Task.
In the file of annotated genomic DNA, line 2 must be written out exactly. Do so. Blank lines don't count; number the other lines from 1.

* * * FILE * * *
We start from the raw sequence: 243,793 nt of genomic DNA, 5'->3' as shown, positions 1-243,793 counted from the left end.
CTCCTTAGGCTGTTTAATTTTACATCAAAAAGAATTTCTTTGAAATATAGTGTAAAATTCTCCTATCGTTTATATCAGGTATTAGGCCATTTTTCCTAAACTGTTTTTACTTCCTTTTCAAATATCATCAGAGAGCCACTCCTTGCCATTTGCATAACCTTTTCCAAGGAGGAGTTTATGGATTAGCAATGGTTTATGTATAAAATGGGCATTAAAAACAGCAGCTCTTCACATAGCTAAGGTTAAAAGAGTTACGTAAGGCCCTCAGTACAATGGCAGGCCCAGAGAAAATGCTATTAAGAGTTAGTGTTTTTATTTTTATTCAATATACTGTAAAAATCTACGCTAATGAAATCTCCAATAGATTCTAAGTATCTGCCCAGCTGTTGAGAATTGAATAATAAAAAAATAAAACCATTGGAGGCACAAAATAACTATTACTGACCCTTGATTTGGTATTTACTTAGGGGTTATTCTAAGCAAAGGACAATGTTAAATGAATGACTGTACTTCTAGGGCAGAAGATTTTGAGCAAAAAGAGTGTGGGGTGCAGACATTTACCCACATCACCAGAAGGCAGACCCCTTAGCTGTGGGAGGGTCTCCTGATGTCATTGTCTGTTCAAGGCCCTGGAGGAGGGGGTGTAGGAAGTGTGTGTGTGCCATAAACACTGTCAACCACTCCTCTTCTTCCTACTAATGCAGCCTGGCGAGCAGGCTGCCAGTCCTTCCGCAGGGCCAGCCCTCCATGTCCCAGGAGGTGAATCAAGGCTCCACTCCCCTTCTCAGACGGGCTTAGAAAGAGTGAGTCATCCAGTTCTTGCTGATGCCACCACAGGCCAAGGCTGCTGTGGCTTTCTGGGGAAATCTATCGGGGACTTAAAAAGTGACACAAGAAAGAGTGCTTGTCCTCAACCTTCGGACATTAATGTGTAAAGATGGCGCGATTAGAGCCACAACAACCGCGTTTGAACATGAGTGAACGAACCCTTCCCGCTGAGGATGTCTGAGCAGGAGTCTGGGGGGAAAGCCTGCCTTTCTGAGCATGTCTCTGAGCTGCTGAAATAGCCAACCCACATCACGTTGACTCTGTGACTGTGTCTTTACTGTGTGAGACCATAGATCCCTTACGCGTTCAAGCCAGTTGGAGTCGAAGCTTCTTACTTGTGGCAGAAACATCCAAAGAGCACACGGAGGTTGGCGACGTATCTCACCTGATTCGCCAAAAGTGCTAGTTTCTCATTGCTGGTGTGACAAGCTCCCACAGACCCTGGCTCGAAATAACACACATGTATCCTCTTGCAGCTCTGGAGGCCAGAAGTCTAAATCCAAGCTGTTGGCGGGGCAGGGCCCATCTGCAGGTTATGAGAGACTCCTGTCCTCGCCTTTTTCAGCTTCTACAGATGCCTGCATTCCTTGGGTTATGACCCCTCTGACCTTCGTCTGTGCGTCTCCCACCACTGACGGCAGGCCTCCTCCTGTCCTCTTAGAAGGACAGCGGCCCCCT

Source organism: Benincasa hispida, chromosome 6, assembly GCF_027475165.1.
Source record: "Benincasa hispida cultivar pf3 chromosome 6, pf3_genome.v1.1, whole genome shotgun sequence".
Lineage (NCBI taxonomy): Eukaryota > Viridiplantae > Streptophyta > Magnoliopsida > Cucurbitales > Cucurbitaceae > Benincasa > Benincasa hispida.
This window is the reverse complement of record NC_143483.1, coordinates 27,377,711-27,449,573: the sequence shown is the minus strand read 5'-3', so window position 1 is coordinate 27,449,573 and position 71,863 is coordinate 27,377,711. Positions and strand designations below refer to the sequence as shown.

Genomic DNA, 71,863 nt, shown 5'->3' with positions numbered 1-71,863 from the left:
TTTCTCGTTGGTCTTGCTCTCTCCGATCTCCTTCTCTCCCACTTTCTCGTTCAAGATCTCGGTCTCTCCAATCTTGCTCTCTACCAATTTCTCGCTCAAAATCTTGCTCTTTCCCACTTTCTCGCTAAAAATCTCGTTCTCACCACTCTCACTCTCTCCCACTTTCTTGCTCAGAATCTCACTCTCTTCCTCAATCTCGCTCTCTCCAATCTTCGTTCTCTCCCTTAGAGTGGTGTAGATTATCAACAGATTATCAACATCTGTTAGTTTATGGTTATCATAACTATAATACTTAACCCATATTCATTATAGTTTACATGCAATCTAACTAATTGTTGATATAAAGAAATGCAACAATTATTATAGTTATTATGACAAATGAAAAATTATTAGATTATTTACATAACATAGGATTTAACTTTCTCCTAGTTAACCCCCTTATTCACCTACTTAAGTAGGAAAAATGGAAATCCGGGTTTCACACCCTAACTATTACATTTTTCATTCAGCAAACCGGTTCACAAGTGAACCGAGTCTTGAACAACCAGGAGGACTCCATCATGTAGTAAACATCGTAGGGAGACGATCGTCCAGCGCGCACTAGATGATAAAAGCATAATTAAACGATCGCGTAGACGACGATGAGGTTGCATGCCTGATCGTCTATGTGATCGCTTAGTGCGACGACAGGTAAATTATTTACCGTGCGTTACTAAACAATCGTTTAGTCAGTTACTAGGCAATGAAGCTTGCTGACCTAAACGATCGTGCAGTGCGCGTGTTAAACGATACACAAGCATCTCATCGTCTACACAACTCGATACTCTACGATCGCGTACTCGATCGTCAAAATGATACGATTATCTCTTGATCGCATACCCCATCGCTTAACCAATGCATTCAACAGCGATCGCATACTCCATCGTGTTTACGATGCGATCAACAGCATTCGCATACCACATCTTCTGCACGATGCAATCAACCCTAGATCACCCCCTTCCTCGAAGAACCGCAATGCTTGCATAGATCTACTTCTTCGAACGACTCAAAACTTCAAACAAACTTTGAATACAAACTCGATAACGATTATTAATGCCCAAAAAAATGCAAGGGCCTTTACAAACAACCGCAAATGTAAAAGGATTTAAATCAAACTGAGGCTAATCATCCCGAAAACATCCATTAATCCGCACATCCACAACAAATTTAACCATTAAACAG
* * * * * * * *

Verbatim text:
CTCCTTAGGCTGTTTAATTTTACATCAAAAAGAATTTCTTTGAAATATAGTGTAAAATTCTCCTATCGTTTATATCAGGTATTAGGCCATTTTTCCTAAACTGTTTTTACTTCCTTTTCAAATATCATCAGAGAGCCACTCCTTGCCATTTGCATAACCTTTTCCAAGGAGGAGTTTATGGATTAGCAATGGTTTATGTATAAAATGGGCATTAAAAACAGCAGCTCTTCACATAGCTAAGGTTAAAAGAGTTACGTAAGGCCCTCAGTACAATGGCAGGCCCAGAGAAAATGCTATTAAGAGTTAGTGTTTTTATTTTTATTCAATATACTGTAAAAATCTACGCTAATGAAATCTCCAATAGATTCTAAGTATCTGCCCAGCTGTTGAGAATTGAATAATAAAAAAATAAAACCATTGGAGGCACAAAATAACTATTACTGACCCTTGATTTGGTATTTACTTAGGGGTTATTCTAAGCAAAGGACAATGTTAAATGAATGACTGTACTTCTAGGGCAGAAGATTTTGAGCAAAAAGAGTGTGGGGTGCAGACATTTACCCACATCACCAGAAGGCAGACCCCTTAGCTGTGGGAGGGTCTCCTGATGTCATTGTCTGTTCAAGGCCCTGGAGGAGGGGGTGTAGGAAGTGTGTGTGTGCCATAAACACTGTCAACCACTCCTCTTCTTCCTACTAATGCAGCCTGGCGAGCAGGCTGCCAGTCCTTCCGCAGGGCCAGCCCTCCATGTCCCAGGAGGTGAATCAAGGCTCCACTCCCCTTCTCAGACGGGCTTAGAAAGAGTGAGTCATCCAGTTCTTGCTGATGCCACCACAGGCCAAGGCTGCTGTGGCTTTCTGGGGAAATCTATCGGGGACTTAAAAAGTGACACAAGAAAGAGTGCTTGTCCTCAACCTTCGGACATTAATGTGTAAAGATGGCGCGATTAGAGCCACAACAACCGCGTTTGAACATGAGTGAACGAACCCTTCCCGCTGAGGATGTCTGAGCAGGAGTCTGGGGGGAAAGCCTGCCTTTCTGAGCATGTCTCTGAGCTGCTGAAATAGCCAACCCACATCACGTTGACTCTGTGACTGTGTCTTTACTGTGTGAGACCATAGATCCCTTACGCGTTCAAGCCAGTTGGAGTCGAAGCTTCTTACTTGTGGCAGAAACATCCAAAGAGCACACGGAGGTTGGCGACGTATCTCACCTGATTCGCCAAAAGTGCTAGTTTCTCATTGCTGGTGTGACAAGCTCCCACAGACCCTGGCTCGAAATAACACACATGTATCCTCTTGCAGCTCTGGAGGCCAGAAGTCTAAATCCAAGCTGTTGGCGGGGCAGGGCCCATCTGCAGGTTATGAGAGACTCCTGTCCTCGCCTTTTTCAGCTTCTACAGATGCCTGCATTCCTTGGGTTATGACCCCTCTGACCTTCGTCTGTGCGTCTCCCACCACTGACGGCAGGCCTCCTCCTGTCCTCTTAGAAGGACAGCGGCCCCCT